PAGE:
The paste crown jewel of Edwards's color wisdom is her scheme for "color harmony". Each painting must contain a balanced selection of primary colors that are balanced within themselves on lightness and chroma. As we are in the realm of mummified color theory, "balance" is specified in terms of balanced proportions of the traditional complementary color contrasts (yellow+purple, orange+blue, red+green). This is another color bromide. The 18th century English naturalist Erasmus Darwin observed that "When the prismatic colours are painted on a wheel, they appear white as they revolve" (1794). So Victorian art theorists deduced — because complementary colors were by definition harmonious, and harmonious complementary colors mix a gray paint — that a harmonious painting, spun on a turntable, would blur into a gray disc! The irony is that Edwards introduces as a principle of color harmony what she disparages as "mud" in color mixing.
 

Dogma is repeated for generations, not because it is accurate or useful, but because it is simple. Dogma is something you can memorize when the facts are subtle, context specific or culturally determined. But dogma has turned amateur painting into an anthill of identical red/green and orange/blue clichés. And little is achieved by these means, because in most design contexts or cultural domains, dogma is wrong. For example, color pairs that are "off complementary" are just as harmonious as "true" complements — consider yellow and magenta for example (image, right). And in all situations the harmony of hues depends a lot on the contrast in their lightness and chroma as well (the caption text to the image is not just purple, but a light valued, muted blue violet.)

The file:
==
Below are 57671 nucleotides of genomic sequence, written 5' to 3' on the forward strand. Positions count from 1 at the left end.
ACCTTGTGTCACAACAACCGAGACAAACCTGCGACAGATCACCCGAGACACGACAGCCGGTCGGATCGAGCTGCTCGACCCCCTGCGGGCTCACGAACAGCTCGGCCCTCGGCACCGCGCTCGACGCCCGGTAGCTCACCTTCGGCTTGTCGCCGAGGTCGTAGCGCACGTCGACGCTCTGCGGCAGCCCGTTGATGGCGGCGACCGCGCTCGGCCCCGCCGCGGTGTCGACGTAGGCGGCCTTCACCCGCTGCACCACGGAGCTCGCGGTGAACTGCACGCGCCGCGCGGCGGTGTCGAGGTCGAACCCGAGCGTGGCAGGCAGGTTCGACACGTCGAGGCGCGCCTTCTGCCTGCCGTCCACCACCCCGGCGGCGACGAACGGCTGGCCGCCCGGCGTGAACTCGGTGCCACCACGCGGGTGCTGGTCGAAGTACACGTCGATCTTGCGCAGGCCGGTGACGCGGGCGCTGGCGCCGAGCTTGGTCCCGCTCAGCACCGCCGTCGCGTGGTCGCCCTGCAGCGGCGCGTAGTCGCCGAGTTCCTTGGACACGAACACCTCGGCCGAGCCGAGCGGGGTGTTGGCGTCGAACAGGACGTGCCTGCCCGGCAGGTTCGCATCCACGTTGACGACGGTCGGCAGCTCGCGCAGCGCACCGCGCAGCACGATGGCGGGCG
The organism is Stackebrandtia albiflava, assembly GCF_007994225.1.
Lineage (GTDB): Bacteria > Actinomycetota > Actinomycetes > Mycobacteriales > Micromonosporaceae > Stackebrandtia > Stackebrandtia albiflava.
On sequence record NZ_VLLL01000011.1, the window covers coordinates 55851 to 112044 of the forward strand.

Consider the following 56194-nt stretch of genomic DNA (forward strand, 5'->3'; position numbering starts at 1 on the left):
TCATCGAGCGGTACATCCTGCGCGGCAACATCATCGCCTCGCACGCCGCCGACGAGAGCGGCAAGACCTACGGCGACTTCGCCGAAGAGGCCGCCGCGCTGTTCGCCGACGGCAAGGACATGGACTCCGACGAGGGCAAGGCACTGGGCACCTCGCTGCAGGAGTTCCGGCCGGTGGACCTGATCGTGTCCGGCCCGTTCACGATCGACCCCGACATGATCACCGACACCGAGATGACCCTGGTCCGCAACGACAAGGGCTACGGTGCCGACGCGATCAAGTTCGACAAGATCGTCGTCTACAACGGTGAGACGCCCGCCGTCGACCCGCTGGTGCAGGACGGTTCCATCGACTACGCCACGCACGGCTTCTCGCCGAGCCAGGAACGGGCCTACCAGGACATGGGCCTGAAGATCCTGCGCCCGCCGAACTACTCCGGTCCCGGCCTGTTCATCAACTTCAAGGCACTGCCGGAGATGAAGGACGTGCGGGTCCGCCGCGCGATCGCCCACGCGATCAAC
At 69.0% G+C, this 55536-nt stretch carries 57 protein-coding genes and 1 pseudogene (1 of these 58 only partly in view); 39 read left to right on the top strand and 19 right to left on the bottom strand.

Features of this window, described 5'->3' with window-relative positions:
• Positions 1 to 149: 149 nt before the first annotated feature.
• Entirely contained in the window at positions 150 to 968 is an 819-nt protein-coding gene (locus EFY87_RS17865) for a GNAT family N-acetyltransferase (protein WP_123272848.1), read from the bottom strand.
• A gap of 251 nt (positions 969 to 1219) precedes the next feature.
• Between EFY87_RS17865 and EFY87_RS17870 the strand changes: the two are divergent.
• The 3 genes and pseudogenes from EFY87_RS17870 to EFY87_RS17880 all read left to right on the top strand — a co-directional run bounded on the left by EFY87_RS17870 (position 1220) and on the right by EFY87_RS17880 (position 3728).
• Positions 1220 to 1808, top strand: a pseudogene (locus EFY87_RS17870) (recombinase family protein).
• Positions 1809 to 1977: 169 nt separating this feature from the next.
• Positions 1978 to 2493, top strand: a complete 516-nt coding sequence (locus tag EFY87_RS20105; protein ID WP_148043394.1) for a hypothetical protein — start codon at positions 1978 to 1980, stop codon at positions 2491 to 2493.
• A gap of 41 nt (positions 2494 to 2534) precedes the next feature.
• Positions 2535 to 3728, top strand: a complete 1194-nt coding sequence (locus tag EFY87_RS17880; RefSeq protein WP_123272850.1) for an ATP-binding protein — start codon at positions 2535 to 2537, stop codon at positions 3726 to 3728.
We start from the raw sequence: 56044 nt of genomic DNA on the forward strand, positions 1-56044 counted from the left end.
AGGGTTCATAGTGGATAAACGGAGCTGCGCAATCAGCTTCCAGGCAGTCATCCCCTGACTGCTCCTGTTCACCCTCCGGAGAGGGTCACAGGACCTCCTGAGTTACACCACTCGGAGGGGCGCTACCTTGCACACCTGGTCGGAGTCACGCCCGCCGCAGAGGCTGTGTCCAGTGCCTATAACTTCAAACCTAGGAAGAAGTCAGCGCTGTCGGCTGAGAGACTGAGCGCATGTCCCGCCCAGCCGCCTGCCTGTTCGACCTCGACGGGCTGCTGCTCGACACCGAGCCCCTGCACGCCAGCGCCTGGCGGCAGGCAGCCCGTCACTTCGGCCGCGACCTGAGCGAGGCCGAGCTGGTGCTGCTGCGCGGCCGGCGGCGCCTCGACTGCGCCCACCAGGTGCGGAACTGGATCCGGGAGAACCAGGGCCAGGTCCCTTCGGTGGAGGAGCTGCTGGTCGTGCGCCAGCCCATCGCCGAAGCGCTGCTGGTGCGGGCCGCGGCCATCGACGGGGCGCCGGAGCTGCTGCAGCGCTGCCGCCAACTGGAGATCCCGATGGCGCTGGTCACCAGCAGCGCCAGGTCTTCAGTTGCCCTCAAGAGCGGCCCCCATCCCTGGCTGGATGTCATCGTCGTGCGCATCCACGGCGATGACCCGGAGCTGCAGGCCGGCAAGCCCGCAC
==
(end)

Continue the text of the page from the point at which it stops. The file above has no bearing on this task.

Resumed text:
Indeed, this book has a dispiriting, reductive approach that amounts to teaching the deaf to sing. Strip away all the pseudosavant references to color theorists and quotations from great artists and "color experts", and you're left with a dreary cookbook. Paint something simple, like a vase with flowers. Hold up you metric wheels to judge colors. Adjust colors using your wallpaper painting skills. Make paintings by blocking in colors, then adjusting colors. Stand back, squint, and "change whatever color doesn't look right." Add colors that are missing and vary colors that are too similar. Use complementary colors. And always, avoid mud.

Had enough of that? Well, too bad. Get a new sheet of paper, a new simple subject, and repeat.

 

Last revised 05.20.2010 • © 2008 Bruce MacEvoy

stephanie knows more about color harmony than betty does!